When Do Innocent Threats become Criminal Threats?
Have you ever made a threat to someone's life, safety, or well being with no intention to follow through with action? You know, the type of threat you mindlessly mumble when someone cuts you off in traffic or your boss criticizes a project that took you extra two weeks to complete. These innocent threats are a way to release pressure, and in most cases they never lead to trouble.
Those innocent threats can become what the California Penal Code considers criminal threats if they are spoken with the intention of scaring someone and that person actually takes the threats seriously. This area of law falls under California Penal Code 422, which states that the following criteria must be present in order for a threat to be considered criminal:
- The threat must be specific and clear.
- The victim of the threat must feel genuine fear for their safety or the safety of their immediate family members.
It can be difficult to determine whether a threat will qualify as a crime without considerable legal experience and research into California law. For instance, what if someone says they are coming to your home in a threatening tone and you believe they will hurt you? Simply saying they are coming over doesn't rise to the level of a specific threat to your safety, and that type of general statement could have multiple meanings. It takes an experienced attorney to consider all elements of the situation to determine how the case should be defended in court.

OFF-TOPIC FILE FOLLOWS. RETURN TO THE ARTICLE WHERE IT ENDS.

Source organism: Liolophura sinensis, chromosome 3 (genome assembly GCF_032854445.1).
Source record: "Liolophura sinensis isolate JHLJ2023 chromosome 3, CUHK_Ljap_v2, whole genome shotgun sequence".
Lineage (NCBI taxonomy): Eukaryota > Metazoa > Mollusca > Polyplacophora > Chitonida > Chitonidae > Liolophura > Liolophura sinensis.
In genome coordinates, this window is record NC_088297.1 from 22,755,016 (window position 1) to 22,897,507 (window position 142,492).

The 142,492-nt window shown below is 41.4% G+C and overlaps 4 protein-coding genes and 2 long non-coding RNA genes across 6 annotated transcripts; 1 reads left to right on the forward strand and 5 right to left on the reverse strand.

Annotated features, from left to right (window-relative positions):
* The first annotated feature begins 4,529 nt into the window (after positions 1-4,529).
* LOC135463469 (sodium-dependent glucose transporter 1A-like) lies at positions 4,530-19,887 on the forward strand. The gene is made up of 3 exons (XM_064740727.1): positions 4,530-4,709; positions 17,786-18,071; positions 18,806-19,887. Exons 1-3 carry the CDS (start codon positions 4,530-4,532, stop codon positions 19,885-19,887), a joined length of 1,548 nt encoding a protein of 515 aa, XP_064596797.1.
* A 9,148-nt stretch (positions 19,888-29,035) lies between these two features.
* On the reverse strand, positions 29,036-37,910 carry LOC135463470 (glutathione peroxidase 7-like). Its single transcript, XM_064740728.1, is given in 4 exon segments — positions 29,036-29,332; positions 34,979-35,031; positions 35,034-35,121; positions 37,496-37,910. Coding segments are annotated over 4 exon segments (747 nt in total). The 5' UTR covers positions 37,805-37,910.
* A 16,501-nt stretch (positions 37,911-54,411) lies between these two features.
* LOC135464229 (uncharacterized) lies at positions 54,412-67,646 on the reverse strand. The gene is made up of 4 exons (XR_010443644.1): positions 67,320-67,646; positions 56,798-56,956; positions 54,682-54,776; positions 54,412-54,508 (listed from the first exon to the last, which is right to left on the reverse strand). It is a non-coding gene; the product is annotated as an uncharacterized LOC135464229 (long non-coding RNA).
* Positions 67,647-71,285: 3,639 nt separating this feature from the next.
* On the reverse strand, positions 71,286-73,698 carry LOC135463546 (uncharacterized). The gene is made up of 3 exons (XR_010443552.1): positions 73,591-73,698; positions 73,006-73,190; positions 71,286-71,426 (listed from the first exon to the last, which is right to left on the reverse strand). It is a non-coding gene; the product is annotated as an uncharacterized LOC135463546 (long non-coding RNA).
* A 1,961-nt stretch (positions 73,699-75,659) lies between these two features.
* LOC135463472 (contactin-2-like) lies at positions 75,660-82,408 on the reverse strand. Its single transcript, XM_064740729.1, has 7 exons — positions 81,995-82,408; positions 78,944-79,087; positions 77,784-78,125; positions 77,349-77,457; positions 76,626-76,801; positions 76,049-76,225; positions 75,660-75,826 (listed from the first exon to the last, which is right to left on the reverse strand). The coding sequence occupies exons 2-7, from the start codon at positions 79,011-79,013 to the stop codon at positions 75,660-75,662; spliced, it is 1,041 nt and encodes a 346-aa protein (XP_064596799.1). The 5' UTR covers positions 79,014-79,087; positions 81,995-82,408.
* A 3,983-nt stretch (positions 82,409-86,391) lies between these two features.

Note that how the threat is received is also critical in determining whether a threat is criminal. If the victim laughed and did not take the threat seriously, then it could be argued in court that the threat was not criminal in nature and the victim understood that. Alternatively, if you spoke a threat without genuine intention to follow through but the victim believed you would take action and feared for their safety, you could be charged with a crime.
What about Electronic Threats?
Threats issued through text message, email, and social media are becoming quite common in California courtrooms. These threats are now included under California law, so you can be charged with issuing criminal threats without the words actually leaving your mouth. Leaving your fingertips and transmitting to someone else who fears for their safety as a result is more than enough to result in criminal charges.
What are the Penalties?
Depending on the circumstances of the case, you can be charged with misdemeanor or felony criminal threats. If convicted of a felony, the charge is considered a "strike" which remains on your criminal record the rest of your life.
It is best not to issue threats in any form, but sometimes emotions take over and you do things you later regret. When that happens, contact us to schedule an appointment in our Murrieta, California, law office. We are located near the Southwest Justice Center and serve the Temecula, Murrieta, Lake Elsinore, Hemet, Corona and Riverside areas in various areas of criminal law.